The mustang horse is the classic wild horse of the Old West.
Horses originally existed in the Americas until their extinction about 10,000 years ago. It wasn't until the late 1400's and early 1500's when explorers including Columbus, brought horses back to the new world.
The horses they reintroduced were Arabian and Spanish Barb horses, small, swift and tough.
They were accustomed to harsh desert environments, and quickly began to populate South, Central and North America, where they are known today as mustangs.
So mustangs did not originate in the Americas, and they were descended from domesticated horses.
This is why the mustang horse is considered a feral horse, not a wild horse.
This is an important distinction which has caused some controversy. As a feral species, the mustang does not receive the same protections it might get as a true wild native, and in the past, they have been treated as invasive and a pest.
Today, there are approximately 50,000 mustang horses roaming free in the Western United States.
Most are found on private land, sanctuaries and reservations.
The mustang is a breed of horse that tends to be of small size, but sturdy and strong-boned. They average just under 15 hands at the shoulder, and rarely top 900 pounds.
Mustangs are most often dun, grulla, roan or buckskin in color, although almost all colors and patterns are seen.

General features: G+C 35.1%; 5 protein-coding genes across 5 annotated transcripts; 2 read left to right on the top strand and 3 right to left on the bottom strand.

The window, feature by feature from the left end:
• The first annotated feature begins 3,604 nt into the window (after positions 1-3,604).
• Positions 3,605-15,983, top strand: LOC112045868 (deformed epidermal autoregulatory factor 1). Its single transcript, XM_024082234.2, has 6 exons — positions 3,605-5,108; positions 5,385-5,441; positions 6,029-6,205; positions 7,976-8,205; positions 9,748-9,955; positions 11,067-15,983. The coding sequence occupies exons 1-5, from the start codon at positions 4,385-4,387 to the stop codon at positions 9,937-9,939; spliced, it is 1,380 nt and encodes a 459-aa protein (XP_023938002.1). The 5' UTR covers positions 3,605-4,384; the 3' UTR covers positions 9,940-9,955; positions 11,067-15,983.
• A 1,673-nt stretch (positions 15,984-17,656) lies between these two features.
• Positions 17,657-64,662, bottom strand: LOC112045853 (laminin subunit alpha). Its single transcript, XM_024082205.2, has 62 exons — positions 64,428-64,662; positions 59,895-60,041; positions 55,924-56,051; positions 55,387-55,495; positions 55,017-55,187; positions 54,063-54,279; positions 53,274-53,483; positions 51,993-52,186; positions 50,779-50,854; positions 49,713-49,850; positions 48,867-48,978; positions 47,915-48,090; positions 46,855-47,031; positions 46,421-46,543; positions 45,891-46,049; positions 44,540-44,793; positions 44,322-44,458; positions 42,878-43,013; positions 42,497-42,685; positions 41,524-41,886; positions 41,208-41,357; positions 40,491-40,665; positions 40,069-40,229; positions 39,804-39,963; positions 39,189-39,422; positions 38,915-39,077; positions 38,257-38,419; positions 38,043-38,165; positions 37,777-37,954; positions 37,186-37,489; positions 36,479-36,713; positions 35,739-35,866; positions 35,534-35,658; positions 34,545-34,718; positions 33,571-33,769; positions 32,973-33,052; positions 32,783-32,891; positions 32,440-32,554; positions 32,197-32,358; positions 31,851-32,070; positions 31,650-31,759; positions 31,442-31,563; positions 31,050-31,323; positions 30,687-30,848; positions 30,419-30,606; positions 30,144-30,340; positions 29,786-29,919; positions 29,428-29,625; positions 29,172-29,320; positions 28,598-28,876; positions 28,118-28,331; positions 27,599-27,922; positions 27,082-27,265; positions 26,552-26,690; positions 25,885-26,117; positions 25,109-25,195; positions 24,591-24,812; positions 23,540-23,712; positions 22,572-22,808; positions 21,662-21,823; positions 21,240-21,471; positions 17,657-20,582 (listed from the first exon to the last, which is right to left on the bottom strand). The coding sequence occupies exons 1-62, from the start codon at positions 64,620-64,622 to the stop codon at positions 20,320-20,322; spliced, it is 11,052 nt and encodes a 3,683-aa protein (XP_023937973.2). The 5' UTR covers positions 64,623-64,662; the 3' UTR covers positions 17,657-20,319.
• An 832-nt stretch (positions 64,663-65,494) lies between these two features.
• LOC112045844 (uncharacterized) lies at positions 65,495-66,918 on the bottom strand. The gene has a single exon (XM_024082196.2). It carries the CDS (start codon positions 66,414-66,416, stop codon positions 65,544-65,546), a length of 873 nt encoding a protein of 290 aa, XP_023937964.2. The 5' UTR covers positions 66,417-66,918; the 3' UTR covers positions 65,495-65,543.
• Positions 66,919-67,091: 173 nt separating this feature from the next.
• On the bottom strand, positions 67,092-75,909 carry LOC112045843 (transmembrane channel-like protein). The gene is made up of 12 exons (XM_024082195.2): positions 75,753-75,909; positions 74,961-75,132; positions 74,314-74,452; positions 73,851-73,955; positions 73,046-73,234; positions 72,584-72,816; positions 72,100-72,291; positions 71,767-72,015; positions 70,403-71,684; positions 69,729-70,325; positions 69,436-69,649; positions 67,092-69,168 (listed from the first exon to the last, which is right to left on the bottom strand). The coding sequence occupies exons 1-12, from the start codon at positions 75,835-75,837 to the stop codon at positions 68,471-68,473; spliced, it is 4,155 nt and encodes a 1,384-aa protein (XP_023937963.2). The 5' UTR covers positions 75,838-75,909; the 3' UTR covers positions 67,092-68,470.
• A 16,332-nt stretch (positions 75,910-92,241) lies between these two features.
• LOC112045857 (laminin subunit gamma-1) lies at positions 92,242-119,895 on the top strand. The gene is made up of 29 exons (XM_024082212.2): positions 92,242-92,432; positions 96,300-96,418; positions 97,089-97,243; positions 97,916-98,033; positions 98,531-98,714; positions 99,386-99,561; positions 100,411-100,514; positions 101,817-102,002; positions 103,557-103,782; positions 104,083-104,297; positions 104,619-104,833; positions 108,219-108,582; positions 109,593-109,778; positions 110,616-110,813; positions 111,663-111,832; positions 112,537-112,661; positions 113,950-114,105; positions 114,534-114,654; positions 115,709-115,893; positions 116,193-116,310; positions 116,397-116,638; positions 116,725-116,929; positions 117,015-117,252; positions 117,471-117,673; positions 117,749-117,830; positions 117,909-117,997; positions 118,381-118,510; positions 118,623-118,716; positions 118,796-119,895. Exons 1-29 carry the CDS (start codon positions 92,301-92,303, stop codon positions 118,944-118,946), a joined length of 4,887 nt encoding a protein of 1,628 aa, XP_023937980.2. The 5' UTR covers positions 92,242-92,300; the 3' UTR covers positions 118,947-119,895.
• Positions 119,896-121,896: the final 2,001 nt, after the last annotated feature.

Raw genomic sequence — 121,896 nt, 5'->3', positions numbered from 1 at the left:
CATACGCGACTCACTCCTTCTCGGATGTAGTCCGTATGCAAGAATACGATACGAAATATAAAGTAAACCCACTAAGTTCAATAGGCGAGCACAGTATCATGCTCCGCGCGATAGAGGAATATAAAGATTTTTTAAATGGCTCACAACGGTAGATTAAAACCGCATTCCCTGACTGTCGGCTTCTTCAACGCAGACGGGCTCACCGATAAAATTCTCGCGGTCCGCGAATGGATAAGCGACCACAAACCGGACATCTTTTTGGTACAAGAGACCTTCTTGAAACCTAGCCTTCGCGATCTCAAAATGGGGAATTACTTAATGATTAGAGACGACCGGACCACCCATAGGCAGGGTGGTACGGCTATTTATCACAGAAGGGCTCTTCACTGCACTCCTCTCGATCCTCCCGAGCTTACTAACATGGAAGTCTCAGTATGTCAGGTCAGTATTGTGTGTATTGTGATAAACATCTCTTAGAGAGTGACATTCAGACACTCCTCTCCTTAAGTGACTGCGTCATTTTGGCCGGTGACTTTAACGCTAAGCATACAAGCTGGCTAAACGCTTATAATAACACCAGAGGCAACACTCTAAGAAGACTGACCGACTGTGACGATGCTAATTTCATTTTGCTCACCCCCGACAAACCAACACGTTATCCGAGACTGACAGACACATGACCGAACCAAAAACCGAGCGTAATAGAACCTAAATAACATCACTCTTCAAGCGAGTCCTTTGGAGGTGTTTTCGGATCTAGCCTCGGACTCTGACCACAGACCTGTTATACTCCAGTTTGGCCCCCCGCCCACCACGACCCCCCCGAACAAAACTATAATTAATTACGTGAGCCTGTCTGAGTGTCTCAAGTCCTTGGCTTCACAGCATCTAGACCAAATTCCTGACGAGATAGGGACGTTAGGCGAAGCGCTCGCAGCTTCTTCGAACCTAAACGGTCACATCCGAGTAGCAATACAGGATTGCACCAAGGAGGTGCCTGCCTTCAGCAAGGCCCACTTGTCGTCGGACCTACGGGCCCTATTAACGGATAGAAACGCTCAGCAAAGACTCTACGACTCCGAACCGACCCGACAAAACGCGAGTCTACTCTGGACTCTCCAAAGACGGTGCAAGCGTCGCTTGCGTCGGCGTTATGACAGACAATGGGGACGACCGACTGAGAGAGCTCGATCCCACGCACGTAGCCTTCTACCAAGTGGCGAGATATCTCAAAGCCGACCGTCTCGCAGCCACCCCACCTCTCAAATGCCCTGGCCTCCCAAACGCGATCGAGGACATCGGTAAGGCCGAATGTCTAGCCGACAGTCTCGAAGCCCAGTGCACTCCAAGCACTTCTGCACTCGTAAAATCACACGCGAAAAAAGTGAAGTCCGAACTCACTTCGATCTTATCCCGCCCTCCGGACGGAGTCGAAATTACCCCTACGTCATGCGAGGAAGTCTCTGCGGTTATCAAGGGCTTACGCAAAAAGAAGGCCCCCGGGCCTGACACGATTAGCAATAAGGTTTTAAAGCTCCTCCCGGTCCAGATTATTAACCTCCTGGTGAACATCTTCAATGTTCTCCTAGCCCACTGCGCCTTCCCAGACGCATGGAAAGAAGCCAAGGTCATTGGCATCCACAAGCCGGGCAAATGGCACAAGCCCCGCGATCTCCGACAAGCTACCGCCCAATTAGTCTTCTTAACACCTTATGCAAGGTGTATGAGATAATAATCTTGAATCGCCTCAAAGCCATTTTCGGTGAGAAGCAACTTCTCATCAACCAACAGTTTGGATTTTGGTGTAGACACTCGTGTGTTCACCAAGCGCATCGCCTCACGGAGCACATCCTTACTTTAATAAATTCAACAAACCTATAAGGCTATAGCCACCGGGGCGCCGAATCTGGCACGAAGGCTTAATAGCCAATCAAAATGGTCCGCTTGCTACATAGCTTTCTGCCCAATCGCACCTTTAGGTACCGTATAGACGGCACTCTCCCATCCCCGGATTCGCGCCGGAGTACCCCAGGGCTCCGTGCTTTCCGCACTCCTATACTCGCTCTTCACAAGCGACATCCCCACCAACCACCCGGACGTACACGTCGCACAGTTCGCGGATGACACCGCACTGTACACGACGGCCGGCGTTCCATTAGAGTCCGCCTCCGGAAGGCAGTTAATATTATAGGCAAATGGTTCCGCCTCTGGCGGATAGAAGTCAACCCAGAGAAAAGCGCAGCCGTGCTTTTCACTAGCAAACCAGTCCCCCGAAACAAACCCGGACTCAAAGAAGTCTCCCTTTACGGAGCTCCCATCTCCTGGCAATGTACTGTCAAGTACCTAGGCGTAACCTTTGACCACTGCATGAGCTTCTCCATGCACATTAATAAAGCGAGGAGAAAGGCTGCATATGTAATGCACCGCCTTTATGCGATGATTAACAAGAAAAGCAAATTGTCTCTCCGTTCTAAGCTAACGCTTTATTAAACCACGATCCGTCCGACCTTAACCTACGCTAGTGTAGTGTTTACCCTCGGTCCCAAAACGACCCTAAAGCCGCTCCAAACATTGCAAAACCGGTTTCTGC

They have thick, brush-like manes and forelocks, and their eyes are set further on the sides of their heads than other breeds, giving them a distinctive look from straight on.
They live in groups of mares and foals, generally guarded by one stallion.
Young males, older stallions, and males that simply don't have the size or aggression level to compete for mares, live in small groups of bachelors.
Competition for mares is constant and highly stressful. A stallion must be on continual alert for rivals, and will attempt to ward them off.
Fights are very common and include strikes with the forefeet, kicks with the hindfeet, wrestling, headbutting and vicious biting.
Victors will often down their opponent by rearing up and pushing them over. The loser is vanquished, and injuries are common, including gashes from hooves and teeth, and injured or even broken limbs.
Fighting to the death is rare, but death may occur sometime after the actual battle, from wounds received.
The bureau of land management manages several herds of wild mustangs, and conducts regular adoption events, where citizens can adopt a horse right off the range.
Mustangs properly trained and lovingly cared for make amazing riding horses and have even competed in high level competitions such as reining, barrel racing, endurance and even show jumping.
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